Newspaper

News

  • Summer Rush 2016!

    As spring semester is coming to an end, summer rush will quickly pick up! Our rush chairs this summer, Wade Backstrom and Kade Baker, are excited to t...Read More

History of the Nebraska Chapter

On February 14, 1905, 15 men were initiated as charter members of the Nebraska chapter of Acacia. As only the fourth Acacia chapter (following the University of Michigan, Stanford University and the University of Kansas), the Nebraska chapter has a history almost as long as the International Fraternity itself, which was begun in 1904.

The first chapter house was located at 1325 R Street, a spot currently occupied by St. Marks Church. The chapter occupied a few other locations over the years, finally moving in 1968 to the current location at 2255 Vine Street.

Originally established as a Masonic fraternity, the Nebraska founding members were well-respected leaders on campus, including Roscoe Pound and George Condra, who founded UNL's prestigious Innocents Society, the Chancellor's senior honorary and service organization.

Soon after World War I, the average age of college students was much younger than it had been previously. In an effort to provide the Acacia experience for more outstanding young men, the Masonic membership requirement for initiation into Acacia Fraternity was removed in 1933 a progressive change in which the Nebraska chapter had a significant role.

The Nebraska chapter has operated continuously since its founding, with the exception of a short period during World War II when many Acacians left college to fight in the war effort. Since its founding in 1905, many tremendous leaders and achievers have entered membership in the chapter. Among the more notable Nebraska chapter members are:


  • Dr. Roscoe Pound (initiated 1905): distinguished legal scholar and educator. Served as Dean of both the University of Nebraska College of Law and Harvard Law School. Pound Hall on campus is named for him.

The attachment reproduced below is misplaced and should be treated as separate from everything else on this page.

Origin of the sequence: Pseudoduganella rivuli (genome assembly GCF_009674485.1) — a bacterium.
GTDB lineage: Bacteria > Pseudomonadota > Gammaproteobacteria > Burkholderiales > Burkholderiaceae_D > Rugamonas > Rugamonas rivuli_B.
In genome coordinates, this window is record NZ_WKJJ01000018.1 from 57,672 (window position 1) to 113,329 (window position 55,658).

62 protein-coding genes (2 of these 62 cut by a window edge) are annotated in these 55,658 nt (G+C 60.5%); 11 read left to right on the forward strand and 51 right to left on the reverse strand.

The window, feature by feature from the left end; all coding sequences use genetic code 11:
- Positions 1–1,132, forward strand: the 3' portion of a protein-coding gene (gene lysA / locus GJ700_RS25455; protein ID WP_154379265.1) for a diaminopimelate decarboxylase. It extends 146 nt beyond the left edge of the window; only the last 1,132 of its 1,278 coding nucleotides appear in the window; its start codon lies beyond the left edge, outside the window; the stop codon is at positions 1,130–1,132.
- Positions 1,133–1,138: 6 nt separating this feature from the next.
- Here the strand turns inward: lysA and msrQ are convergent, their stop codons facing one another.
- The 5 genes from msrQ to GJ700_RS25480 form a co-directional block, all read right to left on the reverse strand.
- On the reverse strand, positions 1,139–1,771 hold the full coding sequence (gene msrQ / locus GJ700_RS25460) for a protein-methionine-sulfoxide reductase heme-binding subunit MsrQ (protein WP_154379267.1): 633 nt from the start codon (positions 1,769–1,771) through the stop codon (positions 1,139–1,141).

• George P. Abel, Senior: founder of Abel Construction Company (now known as NEBCO, Inc.). Abel Hall on campus is named for him.


  • William Jennings Bryan (1908): noted American orator and statesman. Known as The Great Commoner, Bryan was a three-time nominee for President of the United States and served as Secretary of State.


  • Dr. Harold Edgerton (1924): pioneer in electronic flash for photography and inventor of the strobe light.


  • Edwin Weir (1925): first Nebraska Cornhusker elected to the College Football Hall of Fame. An All-American in 1924 and 1925 and an NFL All-Pro in 1927. Ed Weir Track and Field Complex named on campus is named after him.


  • Clifton Hillegass (1938): creator of CliffsNotes guides for classic literature.


Many other Nebraska Acacians have become leaders of business, government, education, and most importantly leaders in the improvement of their communities.

Fostering Excellence Then, Now and Into the Future

The principles of Acacia and the meaningful experiences gained by the fortunate members of the Nebraska chapter have improved the lives of many men, who have in turn benefited the people and communities around them. This tradition of excellence has held true for more than 100 years, and continues to prove itself today.